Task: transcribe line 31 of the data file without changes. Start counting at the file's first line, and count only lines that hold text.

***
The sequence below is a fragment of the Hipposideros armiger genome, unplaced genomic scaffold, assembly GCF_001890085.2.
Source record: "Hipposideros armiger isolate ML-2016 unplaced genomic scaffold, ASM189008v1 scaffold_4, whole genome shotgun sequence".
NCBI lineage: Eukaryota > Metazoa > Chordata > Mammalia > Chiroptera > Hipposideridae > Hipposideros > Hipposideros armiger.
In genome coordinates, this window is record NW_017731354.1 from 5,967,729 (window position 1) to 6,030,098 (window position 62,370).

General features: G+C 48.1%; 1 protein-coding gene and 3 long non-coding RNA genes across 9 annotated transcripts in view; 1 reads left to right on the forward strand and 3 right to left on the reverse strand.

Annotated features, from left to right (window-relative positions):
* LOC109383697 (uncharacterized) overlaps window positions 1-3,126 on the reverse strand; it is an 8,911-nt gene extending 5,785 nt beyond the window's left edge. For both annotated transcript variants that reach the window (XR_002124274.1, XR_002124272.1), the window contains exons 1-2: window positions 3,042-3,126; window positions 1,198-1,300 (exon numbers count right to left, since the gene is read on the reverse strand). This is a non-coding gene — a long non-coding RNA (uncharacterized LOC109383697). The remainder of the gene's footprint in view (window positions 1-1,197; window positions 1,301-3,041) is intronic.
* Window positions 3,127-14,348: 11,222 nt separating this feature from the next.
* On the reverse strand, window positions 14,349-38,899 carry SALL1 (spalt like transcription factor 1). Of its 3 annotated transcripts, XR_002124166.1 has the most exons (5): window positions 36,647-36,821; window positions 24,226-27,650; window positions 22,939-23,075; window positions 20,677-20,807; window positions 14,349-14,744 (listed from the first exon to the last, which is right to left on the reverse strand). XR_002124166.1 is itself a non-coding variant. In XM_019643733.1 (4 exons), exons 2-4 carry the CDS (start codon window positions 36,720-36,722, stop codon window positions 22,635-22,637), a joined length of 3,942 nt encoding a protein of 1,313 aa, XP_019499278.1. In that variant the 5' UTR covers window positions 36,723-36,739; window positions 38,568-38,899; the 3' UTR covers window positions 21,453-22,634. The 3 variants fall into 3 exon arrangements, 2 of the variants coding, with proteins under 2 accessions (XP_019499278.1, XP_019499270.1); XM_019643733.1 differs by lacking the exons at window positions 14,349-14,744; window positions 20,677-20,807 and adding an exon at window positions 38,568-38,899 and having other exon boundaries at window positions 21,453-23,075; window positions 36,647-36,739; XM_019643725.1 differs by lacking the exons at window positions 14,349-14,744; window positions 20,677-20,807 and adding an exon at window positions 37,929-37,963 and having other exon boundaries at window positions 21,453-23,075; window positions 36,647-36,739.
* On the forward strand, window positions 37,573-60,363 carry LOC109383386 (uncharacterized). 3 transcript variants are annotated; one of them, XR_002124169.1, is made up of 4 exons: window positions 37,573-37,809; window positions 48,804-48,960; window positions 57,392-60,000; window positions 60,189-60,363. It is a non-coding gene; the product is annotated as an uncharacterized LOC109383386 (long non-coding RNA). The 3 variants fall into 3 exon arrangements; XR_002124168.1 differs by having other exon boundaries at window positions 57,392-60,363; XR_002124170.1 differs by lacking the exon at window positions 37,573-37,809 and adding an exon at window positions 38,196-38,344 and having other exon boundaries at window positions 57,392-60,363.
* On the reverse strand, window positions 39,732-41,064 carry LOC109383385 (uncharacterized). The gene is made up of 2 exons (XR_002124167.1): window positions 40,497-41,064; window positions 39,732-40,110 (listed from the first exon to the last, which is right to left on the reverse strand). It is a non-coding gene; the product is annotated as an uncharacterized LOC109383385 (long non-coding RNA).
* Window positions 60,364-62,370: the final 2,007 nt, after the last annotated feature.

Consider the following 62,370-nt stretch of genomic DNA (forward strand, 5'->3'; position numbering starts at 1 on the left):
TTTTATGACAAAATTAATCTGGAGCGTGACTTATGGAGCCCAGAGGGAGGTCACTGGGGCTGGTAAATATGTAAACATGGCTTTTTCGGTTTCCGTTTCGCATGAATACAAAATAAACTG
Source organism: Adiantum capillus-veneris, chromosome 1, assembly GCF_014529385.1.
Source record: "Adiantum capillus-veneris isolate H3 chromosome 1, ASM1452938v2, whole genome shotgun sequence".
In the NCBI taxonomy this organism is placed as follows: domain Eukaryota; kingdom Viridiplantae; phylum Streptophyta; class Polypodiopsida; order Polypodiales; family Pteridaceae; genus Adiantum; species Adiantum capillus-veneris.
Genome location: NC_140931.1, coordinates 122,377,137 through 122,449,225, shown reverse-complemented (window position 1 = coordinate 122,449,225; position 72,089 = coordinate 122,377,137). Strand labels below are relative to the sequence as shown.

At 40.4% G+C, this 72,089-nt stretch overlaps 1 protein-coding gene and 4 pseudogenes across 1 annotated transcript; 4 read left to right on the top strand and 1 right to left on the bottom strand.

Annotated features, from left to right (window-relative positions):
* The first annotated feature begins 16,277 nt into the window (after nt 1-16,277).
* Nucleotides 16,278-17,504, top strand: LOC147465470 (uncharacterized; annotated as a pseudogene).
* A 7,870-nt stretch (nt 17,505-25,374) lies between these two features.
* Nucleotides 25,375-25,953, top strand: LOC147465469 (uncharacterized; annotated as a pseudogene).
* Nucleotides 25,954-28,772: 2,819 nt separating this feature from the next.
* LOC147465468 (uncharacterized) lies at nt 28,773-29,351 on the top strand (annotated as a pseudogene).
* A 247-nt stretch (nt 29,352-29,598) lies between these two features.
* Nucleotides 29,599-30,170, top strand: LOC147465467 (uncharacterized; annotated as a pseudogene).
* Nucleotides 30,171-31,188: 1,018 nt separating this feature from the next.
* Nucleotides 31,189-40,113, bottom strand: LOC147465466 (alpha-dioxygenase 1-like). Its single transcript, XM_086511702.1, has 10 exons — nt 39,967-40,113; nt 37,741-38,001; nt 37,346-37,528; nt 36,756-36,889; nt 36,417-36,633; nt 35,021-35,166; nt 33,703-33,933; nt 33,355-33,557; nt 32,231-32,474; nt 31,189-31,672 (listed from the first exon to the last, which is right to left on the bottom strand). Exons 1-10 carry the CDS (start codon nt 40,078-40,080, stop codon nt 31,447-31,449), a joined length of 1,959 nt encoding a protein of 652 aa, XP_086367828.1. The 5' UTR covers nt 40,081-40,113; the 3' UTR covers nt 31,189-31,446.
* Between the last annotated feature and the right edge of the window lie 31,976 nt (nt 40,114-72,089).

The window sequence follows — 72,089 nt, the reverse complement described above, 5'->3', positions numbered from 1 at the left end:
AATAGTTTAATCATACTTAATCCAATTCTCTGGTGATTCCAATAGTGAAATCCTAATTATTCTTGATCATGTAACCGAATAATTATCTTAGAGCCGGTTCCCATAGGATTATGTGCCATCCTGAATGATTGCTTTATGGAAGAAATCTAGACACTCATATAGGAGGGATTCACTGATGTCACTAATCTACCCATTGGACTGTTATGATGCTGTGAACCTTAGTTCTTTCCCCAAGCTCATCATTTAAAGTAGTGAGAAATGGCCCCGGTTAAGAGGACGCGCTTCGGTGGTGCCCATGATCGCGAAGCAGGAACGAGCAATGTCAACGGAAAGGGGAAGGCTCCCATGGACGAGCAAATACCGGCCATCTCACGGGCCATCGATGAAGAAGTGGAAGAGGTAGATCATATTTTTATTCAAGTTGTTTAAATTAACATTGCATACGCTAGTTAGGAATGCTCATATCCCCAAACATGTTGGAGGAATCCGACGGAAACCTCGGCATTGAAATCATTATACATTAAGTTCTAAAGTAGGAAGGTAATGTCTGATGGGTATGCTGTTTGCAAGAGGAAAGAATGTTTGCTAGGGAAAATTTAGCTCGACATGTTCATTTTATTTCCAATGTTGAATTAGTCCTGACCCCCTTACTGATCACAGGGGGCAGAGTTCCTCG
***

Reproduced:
* Between the last annotated feature and the right edge of the window lie 31,976 nt (nt 40,114-72,089).